• Brain chemical oxytocin is all for you, body and soul

    TOKYO -- Humans are certainly more than just sacks of chemicals, but there is no denying the important role played by hormones and other chemicals in human behavior. A case in point is oxytocin. The brain produces more of this hormone when affect...

  • WHO approves experimental treatments to combat Ebola

    GENEVA/WASHINGTON -- With the outbreak of Ebola in West Africa spinning out of control, the World Health Organization on Tuesday endorsed the use of untested drugs to curb the epidemic. The highly unusual step by the world health body reflects th...

  • STAP cells paper co-author Sasai commits suicide, notes found: police

    KOBE (Kyodo) -- A co-author of controversial research papers on so-called STAP cells committed suicide at an institute of the government-affiliated Riken and apparent suicide notes were found at the facility in Kobe, police said Tuesday. Yoshiki ...

  • Gil Van Bokkelen: Japan's leadership in regenerative medicine bearing fruit

    Much of the world is just beginning to feel the impact of an unprecedented event: the aging of the global population. In Japan, the percentage of those over the age of 80 will increase from 6% of the population in 2010 to more than 14% by 2030, accor...

  • Construction of world's largest telescope to begin in October

    TOKYO (Kyodo) -- Construction of the Thirty Meter Telescope, the world's largest, will begin in Hawaii in October as local authorities have approved a land lease for the project, Japan's National Astronomical Observatory said Tuesday. A ceremony...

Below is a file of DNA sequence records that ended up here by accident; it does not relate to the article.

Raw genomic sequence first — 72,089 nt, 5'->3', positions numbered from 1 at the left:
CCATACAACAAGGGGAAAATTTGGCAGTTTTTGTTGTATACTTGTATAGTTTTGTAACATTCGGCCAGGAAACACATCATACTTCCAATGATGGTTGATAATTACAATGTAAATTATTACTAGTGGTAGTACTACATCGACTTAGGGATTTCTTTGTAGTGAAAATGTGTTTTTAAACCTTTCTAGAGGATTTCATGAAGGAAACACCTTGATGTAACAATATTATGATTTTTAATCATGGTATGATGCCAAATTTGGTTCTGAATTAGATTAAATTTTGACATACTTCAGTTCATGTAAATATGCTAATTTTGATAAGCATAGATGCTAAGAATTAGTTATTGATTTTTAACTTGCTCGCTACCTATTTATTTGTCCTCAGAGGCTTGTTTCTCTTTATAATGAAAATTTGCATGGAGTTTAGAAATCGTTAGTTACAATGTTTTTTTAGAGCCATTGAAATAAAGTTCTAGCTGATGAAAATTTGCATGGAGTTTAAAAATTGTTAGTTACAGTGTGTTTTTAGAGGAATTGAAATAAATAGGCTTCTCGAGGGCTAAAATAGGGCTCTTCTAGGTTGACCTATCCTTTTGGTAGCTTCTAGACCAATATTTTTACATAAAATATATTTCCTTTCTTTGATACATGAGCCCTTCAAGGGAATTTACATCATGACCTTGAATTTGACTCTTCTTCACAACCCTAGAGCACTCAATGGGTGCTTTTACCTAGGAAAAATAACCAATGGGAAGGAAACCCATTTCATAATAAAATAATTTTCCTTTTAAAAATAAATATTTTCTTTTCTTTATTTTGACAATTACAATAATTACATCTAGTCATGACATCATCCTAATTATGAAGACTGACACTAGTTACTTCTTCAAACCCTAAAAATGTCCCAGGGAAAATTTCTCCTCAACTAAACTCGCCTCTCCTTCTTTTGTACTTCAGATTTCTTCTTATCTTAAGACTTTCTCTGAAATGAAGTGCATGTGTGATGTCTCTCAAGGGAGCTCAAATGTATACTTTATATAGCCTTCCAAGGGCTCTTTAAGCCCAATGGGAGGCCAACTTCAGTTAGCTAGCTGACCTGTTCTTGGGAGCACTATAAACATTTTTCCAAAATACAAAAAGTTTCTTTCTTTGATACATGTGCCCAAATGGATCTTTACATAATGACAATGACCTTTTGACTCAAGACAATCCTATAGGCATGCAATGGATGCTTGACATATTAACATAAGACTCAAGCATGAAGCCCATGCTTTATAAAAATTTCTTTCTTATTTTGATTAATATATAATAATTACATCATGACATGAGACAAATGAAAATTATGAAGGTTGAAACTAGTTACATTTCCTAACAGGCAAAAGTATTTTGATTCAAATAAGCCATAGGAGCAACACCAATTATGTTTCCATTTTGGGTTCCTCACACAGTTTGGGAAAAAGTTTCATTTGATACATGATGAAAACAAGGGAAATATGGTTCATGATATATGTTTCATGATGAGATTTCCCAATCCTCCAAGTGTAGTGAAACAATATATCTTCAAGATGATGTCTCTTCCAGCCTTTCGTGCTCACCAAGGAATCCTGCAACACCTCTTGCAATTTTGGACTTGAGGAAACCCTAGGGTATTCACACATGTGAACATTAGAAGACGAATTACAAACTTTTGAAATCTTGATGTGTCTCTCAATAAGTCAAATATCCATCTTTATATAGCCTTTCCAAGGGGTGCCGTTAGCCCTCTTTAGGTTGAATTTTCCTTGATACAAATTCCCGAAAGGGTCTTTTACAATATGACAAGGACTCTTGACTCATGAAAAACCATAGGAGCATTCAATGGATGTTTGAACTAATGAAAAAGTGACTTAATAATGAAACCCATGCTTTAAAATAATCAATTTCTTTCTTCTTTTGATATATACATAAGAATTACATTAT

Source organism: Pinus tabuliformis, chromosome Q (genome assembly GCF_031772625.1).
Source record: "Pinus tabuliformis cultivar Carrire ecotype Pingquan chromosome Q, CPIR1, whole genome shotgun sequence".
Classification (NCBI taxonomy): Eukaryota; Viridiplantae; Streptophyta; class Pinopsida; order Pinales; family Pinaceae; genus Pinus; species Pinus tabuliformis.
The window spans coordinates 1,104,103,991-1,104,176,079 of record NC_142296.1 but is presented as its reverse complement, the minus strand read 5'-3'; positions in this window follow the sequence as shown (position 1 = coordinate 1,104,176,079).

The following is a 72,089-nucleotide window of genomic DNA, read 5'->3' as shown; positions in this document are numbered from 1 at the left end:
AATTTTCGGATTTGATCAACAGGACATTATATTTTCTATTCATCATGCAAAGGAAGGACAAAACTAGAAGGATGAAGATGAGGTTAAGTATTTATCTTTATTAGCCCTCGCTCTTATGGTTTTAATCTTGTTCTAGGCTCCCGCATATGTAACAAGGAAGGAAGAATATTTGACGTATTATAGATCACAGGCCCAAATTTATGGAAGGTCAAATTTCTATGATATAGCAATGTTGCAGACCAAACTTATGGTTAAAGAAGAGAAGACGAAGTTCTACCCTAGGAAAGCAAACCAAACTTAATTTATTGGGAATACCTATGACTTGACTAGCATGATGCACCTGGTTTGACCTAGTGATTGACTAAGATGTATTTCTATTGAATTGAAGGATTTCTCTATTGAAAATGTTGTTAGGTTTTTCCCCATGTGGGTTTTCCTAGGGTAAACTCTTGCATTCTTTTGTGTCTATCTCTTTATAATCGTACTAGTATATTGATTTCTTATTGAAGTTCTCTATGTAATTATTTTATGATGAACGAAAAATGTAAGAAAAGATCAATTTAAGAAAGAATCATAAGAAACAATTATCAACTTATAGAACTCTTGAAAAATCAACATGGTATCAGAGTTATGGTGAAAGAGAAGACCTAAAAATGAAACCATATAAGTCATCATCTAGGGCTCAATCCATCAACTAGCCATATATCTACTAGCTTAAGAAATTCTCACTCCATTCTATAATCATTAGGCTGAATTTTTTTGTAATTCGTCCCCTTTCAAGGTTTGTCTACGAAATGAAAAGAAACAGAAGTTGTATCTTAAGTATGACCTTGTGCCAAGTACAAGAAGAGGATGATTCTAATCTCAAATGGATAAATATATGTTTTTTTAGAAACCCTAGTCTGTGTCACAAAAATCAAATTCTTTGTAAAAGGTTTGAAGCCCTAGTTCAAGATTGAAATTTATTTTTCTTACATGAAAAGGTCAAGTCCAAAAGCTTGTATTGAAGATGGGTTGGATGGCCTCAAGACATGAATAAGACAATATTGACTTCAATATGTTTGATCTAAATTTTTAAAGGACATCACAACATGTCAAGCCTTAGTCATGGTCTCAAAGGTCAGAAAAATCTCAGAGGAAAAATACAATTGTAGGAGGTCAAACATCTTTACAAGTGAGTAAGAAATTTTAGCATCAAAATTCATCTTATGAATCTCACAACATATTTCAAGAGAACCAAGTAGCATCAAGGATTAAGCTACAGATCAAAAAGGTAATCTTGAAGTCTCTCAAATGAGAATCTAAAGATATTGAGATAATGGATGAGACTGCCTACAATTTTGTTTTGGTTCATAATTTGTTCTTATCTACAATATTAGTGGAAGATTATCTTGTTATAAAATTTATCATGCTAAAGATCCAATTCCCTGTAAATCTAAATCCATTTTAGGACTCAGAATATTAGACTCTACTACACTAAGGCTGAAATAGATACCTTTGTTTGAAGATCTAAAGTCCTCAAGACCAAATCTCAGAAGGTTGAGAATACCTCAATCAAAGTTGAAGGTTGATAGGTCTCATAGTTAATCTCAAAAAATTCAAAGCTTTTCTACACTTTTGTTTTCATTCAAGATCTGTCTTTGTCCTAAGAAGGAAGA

• The regeneration of stem cell research in South Korea

    TOKYO -- Nearly a decade after a star scientist's faked papers set back South Korean research on regenerative medicine, industry, government and academia are making a renewed push. Scientists in the country are progressing toward practical use of ver...

  • A matter of taste? Kyoto University to explore the science of Japanese food

    TOKYO -- Kyoto University will study the science behind the fascination with Japanese food from August. It will work with food maker Meiji and two well-established Japanese restaurants, Kyoto's Kikunoi and Kinobu, on the project. The study will s...

  • Nature to pull controversial stem cell papers

    TOKYO -- British scientific journal Nature is expected to retract as early as this week a pair of studies on a new way to produce stem cells in light of revelations that the lead author altered and fabricated images. Seen as groundbreaking at the...

  • Osaka University's new role: venture capitalist

    OSAKA -- Osaka University is planning a wholly owned venture capital firm to fund startups formed by its own faculty and students. If the plan receives government approval, the national university will become the first in Japan to establish a ven...

  • Does anyone still believe STAP cells exist?

    TOKYO -- What was hailed as a breakthrough method for making adult cells pluripotent, or able to develop into any kind of body tissue, has, four months after the exciting "discovery," turned out to be nothing more than a hypothesis. In late May, ...